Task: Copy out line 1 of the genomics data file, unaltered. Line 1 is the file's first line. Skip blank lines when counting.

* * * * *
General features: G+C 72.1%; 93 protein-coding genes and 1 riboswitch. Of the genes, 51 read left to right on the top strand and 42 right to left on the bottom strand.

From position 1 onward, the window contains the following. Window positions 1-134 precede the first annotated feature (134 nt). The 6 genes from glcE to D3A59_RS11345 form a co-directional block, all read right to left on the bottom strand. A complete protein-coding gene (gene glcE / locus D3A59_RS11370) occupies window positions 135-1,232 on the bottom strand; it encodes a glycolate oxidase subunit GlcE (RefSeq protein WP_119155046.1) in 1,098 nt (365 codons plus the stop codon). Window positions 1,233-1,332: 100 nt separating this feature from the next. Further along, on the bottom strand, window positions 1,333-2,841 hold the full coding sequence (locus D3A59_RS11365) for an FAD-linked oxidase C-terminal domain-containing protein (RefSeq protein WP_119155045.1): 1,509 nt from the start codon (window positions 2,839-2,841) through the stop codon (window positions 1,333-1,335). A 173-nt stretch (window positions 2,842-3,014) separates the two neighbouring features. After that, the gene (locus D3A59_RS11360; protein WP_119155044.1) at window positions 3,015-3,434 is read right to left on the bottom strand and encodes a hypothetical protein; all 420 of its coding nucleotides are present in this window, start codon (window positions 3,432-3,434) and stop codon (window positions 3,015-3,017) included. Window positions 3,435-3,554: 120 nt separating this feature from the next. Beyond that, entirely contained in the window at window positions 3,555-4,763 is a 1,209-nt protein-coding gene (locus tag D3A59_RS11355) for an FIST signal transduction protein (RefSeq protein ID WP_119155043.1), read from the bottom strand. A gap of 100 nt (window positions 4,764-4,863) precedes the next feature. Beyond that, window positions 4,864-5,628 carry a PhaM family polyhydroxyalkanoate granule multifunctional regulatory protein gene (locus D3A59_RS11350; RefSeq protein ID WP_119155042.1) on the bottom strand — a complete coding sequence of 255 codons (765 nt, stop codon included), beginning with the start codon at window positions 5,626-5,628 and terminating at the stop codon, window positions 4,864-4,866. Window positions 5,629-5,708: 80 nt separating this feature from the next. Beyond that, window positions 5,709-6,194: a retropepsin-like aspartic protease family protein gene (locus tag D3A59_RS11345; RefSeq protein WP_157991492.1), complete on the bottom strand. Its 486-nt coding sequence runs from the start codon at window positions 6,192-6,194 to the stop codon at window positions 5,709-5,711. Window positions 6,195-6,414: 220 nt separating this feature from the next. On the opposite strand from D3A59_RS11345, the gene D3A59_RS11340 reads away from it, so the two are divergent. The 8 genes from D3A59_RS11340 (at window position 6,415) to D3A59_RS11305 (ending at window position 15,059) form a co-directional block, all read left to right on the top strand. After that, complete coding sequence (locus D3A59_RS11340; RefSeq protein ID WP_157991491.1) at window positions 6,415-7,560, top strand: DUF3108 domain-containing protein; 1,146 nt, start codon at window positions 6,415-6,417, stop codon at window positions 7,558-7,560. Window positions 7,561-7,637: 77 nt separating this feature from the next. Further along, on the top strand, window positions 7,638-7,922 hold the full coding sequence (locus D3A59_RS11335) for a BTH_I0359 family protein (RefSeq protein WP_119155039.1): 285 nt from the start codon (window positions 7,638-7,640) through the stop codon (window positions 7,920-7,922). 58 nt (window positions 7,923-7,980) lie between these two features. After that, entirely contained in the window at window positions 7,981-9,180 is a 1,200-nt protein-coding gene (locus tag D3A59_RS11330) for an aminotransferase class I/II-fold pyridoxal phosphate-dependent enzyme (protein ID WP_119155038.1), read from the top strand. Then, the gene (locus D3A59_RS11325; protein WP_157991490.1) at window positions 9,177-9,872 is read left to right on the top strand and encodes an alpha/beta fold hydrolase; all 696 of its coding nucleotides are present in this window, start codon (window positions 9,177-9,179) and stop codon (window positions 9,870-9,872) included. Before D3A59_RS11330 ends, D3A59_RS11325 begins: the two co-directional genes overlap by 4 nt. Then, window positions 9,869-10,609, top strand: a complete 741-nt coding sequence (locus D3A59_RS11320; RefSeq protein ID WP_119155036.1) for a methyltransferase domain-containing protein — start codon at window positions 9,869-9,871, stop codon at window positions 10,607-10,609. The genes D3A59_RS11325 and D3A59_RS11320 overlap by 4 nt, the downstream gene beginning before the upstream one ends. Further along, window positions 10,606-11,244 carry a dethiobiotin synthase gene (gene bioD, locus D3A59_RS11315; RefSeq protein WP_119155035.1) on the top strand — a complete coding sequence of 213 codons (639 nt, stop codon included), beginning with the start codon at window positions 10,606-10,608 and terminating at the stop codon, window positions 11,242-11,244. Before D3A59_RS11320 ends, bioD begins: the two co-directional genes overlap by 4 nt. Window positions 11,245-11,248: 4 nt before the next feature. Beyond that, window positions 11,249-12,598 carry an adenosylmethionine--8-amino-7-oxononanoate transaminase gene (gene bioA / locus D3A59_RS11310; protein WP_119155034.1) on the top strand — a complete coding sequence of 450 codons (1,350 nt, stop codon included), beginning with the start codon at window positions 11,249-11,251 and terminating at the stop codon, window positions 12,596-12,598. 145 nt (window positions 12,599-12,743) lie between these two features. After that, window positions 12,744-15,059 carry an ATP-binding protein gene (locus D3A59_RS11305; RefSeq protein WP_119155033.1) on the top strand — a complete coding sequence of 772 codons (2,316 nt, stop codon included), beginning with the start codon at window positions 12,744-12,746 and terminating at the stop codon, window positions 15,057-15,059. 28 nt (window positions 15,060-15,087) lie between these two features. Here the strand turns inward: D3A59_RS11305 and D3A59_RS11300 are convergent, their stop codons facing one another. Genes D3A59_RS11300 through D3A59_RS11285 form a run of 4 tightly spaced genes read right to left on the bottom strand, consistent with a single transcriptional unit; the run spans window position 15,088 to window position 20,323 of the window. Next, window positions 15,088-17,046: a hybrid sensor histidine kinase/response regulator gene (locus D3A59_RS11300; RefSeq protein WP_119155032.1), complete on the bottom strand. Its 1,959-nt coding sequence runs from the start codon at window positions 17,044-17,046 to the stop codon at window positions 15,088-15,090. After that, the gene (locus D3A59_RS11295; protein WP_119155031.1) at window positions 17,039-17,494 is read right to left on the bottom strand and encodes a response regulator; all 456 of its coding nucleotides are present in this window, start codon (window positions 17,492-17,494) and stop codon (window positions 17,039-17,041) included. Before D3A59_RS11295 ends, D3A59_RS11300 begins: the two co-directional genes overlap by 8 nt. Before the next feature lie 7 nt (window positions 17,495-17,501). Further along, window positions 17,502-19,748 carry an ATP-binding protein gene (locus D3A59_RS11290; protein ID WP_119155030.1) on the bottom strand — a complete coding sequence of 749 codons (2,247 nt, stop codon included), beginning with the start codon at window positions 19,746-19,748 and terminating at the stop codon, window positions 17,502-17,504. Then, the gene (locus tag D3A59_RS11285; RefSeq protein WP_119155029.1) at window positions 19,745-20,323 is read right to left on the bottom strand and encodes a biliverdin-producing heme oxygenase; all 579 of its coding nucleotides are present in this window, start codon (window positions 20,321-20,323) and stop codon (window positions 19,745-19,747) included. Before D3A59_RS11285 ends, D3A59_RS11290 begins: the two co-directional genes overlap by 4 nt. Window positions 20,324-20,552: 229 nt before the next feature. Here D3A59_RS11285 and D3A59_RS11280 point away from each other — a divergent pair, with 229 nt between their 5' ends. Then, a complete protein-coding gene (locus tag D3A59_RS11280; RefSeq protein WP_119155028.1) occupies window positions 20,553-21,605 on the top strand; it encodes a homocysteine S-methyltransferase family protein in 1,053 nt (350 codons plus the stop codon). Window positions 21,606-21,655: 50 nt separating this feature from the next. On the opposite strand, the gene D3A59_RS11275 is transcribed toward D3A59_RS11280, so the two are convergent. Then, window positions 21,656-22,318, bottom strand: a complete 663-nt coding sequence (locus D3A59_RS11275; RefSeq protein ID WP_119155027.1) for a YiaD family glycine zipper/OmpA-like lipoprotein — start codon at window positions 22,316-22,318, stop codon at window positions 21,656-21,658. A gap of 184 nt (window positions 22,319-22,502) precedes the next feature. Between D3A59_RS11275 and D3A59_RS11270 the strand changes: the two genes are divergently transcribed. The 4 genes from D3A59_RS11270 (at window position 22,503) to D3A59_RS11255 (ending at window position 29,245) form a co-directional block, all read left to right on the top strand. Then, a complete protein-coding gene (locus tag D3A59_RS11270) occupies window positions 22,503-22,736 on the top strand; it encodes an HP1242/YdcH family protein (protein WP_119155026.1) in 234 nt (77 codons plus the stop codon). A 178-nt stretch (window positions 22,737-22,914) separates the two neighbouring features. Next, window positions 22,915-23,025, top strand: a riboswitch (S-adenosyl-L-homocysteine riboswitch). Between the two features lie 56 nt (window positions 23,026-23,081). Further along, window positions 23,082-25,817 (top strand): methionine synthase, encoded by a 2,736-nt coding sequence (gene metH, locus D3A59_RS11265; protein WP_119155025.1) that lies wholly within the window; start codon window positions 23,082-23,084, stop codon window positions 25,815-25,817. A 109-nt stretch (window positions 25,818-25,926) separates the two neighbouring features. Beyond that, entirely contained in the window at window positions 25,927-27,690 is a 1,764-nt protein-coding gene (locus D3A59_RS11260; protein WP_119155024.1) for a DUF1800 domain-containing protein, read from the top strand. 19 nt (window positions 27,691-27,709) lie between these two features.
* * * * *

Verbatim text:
General features: G+C 72.1%; 93 protein-coding genes and 1 riboswitch. Of the genes, 51 read left to right on the top strand and 42 right to left on the bottom strand.